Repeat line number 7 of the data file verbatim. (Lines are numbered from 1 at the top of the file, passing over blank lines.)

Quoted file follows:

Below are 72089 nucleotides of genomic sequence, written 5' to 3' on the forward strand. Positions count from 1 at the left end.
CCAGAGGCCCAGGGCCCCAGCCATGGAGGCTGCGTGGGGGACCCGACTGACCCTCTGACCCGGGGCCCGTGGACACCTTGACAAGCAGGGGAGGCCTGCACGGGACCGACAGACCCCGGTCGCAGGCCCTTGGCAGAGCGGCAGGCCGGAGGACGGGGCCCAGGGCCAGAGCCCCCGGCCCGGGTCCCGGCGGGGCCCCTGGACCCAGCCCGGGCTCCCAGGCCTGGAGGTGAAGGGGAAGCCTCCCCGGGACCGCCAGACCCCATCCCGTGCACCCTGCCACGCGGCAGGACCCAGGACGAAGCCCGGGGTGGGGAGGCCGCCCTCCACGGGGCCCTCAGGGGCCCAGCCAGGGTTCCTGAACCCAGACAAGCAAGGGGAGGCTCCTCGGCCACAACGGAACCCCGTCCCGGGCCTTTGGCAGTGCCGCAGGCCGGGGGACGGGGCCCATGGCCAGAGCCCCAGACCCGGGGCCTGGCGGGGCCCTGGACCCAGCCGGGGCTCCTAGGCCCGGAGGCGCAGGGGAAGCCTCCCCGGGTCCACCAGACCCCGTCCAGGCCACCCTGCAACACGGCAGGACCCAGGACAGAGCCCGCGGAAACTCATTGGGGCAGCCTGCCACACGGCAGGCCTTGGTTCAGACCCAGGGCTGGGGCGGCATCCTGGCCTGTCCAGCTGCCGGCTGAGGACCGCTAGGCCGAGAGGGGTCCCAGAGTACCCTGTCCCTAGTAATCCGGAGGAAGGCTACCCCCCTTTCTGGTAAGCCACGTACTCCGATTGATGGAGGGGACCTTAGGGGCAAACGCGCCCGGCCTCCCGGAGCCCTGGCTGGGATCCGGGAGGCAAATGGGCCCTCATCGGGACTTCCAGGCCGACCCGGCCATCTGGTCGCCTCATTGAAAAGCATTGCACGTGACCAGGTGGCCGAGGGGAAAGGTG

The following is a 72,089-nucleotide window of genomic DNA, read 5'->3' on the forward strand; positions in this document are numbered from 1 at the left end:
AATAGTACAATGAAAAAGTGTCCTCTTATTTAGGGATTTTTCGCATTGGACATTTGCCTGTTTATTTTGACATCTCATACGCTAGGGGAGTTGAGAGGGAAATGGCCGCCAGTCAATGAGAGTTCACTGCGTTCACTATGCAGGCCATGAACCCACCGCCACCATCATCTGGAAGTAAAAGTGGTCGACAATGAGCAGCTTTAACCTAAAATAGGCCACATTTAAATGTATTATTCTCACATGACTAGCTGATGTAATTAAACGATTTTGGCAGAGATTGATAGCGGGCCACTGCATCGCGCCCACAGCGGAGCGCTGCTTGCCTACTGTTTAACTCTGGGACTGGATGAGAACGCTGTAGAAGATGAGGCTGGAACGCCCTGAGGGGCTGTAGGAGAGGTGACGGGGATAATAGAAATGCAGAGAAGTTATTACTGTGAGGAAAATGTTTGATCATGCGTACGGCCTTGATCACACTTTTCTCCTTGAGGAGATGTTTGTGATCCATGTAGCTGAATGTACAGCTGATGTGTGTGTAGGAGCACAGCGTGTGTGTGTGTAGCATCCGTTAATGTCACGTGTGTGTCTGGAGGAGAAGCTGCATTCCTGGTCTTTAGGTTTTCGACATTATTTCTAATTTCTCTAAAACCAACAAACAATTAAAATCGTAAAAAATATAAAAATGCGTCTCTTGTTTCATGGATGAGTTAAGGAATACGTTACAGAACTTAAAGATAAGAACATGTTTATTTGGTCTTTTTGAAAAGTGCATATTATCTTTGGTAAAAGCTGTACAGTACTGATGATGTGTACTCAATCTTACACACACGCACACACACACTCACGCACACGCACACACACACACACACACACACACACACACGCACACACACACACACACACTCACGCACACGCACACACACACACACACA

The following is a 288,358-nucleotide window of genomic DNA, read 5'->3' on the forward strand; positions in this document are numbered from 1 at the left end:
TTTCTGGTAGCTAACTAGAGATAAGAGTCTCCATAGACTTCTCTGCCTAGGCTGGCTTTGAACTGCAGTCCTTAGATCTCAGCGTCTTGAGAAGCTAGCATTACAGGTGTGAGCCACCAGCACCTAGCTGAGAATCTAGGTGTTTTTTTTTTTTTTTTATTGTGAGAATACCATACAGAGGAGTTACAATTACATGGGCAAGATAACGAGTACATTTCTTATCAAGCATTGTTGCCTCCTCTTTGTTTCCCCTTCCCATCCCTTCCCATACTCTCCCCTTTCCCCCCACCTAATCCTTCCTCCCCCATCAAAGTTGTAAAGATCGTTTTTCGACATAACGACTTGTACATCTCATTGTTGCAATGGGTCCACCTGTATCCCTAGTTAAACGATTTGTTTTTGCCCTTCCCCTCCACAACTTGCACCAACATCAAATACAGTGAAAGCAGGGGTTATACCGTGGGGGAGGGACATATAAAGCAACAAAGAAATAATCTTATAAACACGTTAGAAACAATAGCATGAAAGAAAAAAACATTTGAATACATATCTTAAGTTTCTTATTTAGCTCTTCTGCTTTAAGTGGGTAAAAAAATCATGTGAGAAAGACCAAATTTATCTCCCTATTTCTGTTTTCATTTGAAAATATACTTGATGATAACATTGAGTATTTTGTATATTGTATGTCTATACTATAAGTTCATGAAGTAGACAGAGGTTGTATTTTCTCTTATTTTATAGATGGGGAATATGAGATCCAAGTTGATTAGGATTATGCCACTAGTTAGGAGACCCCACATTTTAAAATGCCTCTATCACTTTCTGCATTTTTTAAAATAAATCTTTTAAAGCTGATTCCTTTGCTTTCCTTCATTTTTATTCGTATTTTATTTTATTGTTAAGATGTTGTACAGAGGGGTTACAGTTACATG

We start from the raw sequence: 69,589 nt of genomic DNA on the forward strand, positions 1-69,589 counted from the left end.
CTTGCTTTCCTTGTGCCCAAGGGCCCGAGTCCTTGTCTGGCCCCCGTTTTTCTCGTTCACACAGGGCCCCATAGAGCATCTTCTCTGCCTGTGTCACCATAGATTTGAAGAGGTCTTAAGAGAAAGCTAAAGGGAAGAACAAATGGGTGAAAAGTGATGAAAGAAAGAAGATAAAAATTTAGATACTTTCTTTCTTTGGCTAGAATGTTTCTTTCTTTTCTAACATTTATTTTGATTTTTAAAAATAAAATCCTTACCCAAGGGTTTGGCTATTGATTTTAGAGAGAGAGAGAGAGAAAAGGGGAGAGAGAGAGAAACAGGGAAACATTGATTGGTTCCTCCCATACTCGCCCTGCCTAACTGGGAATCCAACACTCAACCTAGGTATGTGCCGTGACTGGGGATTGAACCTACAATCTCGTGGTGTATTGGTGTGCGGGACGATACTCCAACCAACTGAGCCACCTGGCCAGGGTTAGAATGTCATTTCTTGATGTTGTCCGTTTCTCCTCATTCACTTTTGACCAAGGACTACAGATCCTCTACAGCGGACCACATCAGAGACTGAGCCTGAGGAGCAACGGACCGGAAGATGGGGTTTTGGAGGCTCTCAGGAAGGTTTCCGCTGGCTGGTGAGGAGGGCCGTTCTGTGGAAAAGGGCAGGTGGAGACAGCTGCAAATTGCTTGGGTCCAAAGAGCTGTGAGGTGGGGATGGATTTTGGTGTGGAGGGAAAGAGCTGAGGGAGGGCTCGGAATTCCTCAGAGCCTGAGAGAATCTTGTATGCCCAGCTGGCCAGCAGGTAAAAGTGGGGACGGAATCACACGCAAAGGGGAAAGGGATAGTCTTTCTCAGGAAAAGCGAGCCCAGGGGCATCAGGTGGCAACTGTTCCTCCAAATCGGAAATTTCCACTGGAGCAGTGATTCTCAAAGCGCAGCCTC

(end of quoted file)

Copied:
We start from the raw sequence: 69,589 nt of genomic DNA on the forward strand, positions 1-69,589 counted from the left end.